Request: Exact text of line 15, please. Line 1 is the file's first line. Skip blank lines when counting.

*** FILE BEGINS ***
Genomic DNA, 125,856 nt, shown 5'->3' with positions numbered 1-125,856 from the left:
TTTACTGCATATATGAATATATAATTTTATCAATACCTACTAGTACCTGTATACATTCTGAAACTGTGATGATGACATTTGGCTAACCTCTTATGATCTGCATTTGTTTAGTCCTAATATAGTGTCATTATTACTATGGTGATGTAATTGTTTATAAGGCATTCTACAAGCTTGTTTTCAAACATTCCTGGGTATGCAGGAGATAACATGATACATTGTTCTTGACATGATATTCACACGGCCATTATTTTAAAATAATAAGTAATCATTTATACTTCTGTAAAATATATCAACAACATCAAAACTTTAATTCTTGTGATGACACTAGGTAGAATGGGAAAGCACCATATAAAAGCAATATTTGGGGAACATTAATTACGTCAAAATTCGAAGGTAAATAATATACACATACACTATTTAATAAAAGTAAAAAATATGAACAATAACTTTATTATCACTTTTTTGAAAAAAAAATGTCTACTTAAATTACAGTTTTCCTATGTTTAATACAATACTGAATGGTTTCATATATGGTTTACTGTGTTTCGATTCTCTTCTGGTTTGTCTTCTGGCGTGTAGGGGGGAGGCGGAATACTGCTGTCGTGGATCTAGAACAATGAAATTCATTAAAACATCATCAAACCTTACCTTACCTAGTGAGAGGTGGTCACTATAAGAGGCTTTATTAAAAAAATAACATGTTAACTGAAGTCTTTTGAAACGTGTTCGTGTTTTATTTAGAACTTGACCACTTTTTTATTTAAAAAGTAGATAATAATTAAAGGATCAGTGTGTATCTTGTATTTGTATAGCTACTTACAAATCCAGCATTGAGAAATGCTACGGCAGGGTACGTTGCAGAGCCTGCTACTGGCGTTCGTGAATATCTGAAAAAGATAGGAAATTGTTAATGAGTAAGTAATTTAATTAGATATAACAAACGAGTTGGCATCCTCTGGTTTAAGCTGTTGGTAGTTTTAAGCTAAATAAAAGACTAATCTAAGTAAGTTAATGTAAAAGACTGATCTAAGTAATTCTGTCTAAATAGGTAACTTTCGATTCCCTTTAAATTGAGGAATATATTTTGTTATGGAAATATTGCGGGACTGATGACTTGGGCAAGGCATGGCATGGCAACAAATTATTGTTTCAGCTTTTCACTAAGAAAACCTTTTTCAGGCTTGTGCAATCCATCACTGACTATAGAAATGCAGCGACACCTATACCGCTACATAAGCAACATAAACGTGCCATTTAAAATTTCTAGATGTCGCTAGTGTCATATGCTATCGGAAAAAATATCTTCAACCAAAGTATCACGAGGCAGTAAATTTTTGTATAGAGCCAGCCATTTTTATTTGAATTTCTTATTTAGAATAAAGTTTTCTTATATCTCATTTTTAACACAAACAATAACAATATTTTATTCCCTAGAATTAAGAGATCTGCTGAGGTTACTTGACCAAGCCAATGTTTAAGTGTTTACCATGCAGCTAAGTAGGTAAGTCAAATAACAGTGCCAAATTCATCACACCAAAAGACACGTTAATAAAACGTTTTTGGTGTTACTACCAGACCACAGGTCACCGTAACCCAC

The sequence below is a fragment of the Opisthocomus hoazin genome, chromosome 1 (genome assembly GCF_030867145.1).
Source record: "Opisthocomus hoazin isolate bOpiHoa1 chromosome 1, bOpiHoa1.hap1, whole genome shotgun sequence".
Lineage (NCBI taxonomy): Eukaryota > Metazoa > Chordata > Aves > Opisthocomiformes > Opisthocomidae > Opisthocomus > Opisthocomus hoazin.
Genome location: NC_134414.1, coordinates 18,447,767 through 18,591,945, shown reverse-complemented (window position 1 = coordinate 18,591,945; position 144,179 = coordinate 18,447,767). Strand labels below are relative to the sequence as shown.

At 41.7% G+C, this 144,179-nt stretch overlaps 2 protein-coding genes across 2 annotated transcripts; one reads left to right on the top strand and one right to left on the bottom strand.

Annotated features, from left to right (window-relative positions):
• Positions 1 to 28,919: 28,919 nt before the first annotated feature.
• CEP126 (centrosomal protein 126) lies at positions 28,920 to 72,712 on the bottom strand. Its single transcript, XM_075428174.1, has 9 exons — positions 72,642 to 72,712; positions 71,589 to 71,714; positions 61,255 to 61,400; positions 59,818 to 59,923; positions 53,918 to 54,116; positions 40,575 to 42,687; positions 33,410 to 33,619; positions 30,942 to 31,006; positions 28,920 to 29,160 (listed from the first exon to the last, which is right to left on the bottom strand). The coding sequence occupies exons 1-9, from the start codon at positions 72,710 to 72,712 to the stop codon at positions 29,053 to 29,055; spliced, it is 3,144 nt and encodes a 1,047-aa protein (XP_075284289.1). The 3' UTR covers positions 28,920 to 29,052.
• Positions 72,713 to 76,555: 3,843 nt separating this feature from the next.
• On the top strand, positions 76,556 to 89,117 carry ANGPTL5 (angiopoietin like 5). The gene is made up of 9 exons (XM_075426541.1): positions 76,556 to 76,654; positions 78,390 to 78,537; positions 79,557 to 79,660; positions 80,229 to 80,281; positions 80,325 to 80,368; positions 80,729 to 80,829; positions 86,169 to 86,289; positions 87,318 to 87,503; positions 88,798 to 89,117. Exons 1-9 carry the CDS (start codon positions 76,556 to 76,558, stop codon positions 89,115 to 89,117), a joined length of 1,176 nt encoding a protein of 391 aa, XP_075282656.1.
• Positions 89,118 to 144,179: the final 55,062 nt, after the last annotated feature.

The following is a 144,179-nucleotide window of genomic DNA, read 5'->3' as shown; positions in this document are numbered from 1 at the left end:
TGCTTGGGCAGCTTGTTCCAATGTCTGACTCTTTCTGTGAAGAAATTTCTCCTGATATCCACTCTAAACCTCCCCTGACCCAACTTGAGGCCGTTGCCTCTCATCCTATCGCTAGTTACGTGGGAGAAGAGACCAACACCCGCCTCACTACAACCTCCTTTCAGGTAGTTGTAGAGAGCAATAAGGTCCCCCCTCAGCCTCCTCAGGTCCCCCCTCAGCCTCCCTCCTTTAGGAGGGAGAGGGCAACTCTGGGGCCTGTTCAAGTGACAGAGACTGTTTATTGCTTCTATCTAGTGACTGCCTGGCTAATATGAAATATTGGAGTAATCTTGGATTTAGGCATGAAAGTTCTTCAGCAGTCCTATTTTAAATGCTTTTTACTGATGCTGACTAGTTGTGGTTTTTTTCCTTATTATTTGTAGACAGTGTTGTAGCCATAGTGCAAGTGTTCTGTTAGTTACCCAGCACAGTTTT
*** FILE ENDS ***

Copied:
TGCTTGGGCAGCTTGTTCCAATGTCTGACTCTTTCTGTGAAGAAATTTCTCCTGATATCCACTCTAAACCTCCCCTGACCCAACTTGAGGCCGTTGCCTCTCATCCTATCGCTAGTTACGTGGGAGAAGAGACCAACACCCGCCTCACTACAACCTCCTTTCAGGTAGTTGTAGAGAGCAATAAGGTCCCCCCTCAGCCTCCTCAGGTCCCCCCTCAGCCTCCCTCCTTTAGGAGGGAGAGGGCAACTCTGGGGCCTGTTCAAGTGACAGAGACTGTTTATTGCTTCTATCTAGTGACTGCCTGGCTAATATGAAATATTGGAGTAATCTTGGATTTAGGCATGAAAGTTCTTCAGCAGTCCTATTTTAAATGCTTTTTACTGATGCTGACTAGTTGTGGTTTTTTTCCTTATTATTTGTAGACAGTGTTGTAGCCATAGTGCAAGTGTTCTGTTAGTTACCCAGCACAGTTTT